The Grand Budapest Hotel - A review

I recall seeing a preview for The Grand Budapest Hotel in theaters sometime toward the end of winter and thinking it was a film I could really enjoy.  Although I missed it in theaters I recently had the pleasure of watching it through an on demand service and really enjoyed its whimsy and ridiculousness.

The concierge desk at The Grand Budapest Hotel / Fox Searchlight Pictures

The concierge desk at The Grand Budapest Hotel / Fox Searchlight Pictures

The film is set in a fictional East European country known as the Republic of Zubrowka.  Small and quaint, but perched on the edge of the coming war.  The citizens here seem to have a sense of manners and aristocracy which covers the absurdity of the actual goings on throughout the story.  The story begins as a flashback of an author who spends considerable time in the late 60s staying at the defunct hotel.  He happens a chance encounter with the proprietor who, by all accounts, prefers to keep to himself and stay in a broom closet.  This leads to a unique opportunity to hear the wonderful story of how he came to own The Grand Budapest Hotel.

M. Gustave and Zero / Fox Searchlight Pictures

M. Gustave and Zero / Fox Searchlight Pictures

From there we are launched into a flashback where most of the story takes place in the 30s centered around a lobby boy known as Zero, played by Tony Revolori, and his mentor and head concierge for the hotel M. Gustave, played by Ralph Fiennes.  Gustave is the picture of concierge perfection; polite and attentive, while also expecting nothing less of the staff working under him.  Under the surface he also appears to go "above and beyond" for the older female clientele who frequently find themselves in his charge; often being summoned to their rooms for  comfort of both mental and physical types.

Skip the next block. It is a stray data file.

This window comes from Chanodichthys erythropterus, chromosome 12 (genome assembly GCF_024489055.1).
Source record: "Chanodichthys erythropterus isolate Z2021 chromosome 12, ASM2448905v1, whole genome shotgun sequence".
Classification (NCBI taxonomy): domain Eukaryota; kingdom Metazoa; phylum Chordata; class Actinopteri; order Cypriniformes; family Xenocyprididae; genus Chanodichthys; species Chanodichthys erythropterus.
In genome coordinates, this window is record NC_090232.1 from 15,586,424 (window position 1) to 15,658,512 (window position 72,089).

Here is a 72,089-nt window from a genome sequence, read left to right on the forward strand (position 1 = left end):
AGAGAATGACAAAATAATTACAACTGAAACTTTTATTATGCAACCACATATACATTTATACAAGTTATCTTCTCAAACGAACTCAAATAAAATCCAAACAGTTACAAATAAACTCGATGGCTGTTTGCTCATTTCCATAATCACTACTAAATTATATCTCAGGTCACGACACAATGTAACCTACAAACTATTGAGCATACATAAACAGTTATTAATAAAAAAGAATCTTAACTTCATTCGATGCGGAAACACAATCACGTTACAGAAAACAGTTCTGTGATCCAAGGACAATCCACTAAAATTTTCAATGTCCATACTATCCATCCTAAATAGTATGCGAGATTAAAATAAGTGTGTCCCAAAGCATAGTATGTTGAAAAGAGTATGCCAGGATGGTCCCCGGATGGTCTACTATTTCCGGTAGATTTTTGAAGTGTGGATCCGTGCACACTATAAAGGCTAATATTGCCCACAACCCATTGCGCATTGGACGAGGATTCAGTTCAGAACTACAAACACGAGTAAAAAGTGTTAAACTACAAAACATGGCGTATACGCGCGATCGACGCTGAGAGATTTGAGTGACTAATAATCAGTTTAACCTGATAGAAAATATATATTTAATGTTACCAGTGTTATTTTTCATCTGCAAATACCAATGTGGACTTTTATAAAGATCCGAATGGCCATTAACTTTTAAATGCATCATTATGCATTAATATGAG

Elevator scene with Madame D. / Fox Searchlight Pictures

Elevator scene with Madame D. / Fox Searchlight Pictures

The plot centers mostly around the passing of one such client who wills M. Gustave a particularly treasured painting and the woman's family who intends to prevent him from claiming that inheritance at any cost.  This leads to various escapades you might not normally expect from a simple hotel concierge and his lobby boy including grand larceny, an ingenious prison break and an ever present effort by German officer Henckles, played by Edward Norton, to get to the bottom of the crimes being committed.

Edward Norton as Henckels discovers the escape / Fox Searchlight Pictures

Edward Norton as Henckels discovers the escape / Fox Searchlight Pictures

There are a number of bit roles and cameos by the likes of Bill Murray, Owen Wilson, Harvey Keitel and Jeff Goldblum to name a few.  The writing and acting throughout is consistent and fantastic as you might expect from a film of this type.  It feels very much like a mixture of elements and storytelling a la Royal Tennenbaums, Four Rooms, Fargo and just about any Coen Brothers film.  The whole thing is a medium of comedy with a slice of drama and heist or caper on the side.  There are moments of length that are palpable toward the middle-late portion of the film, but overall it flows well and wraps up in a satisfying way.  

Owen Wilson cameo / Fox Searchlight Pictures

Owen Wilson cameo / Fox Searchlight Pictures

Overall I would strongly recommend anyone who is a fan of other films of this type to check this one out as well.  It was enjoyable and entertaining throughout with only a small period of sluggishness. The story was interesting and well played out with acting that made you believe it was all real and perfectly normal.  

Willem Dafoe and Adrien Brody as Madame D. family members / Fox Searchlight Pictures

Willem Dafoe and Adrien Brody as Madame D. family members / Fox Searchlight Pictures

Have thoughts on the film?  Agree or disagree completely?  Share your opinions in the comments below!